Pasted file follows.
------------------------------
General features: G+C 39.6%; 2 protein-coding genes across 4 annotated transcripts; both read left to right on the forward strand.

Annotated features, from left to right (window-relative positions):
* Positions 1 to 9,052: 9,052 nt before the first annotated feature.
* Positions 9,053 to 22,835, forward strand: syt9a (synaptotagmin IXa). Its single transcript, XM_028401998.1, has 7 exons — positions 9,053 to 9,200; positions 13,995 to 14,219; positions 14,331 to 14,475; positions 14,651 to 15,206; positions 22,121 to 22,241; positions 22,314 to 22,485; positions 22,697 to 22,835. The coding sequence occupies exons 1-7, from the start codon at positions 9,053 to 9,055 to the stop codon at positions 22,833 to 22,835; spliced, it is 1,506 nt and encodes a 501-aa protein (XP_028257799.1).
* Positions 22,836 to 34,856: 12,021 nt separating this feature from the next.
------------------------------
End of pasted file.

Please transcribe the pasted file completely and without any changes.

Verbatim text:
General features: G+C 39.6%; 2 protein-coding genes across 4 annotated transcripts; both read left to right on the forward strand.

Annotated features, from left to right (window-relative positions):
* Positions 1 to 9,052: 9,052 nt before the first annotated feature.
* Positions 9,053 to 22,835, forward strand: syt9a (synaptotagmin IXa). Its single transcript, XM_028401998.1, has 7 exons — positions 9,053 to 9,200; positions 13,995 to 14,219; positions 14,331 to 14,475; positions 14,651 to 15,206; positions 22,121 to 22,241; positions 22,314 to 22,485; positions 22,697 to 22,835. The coding sequence occupies exons 1-7, from the start codon at positions 9,053 to 9,055 to the stop codon at positions 22,833 to 22,835; spliced, it is 1,506 nt and encodes a 501-aa protein (XP_028257799.1).
* Positions 22,836 to 34,856: 12,021 nt separating this feature from the next.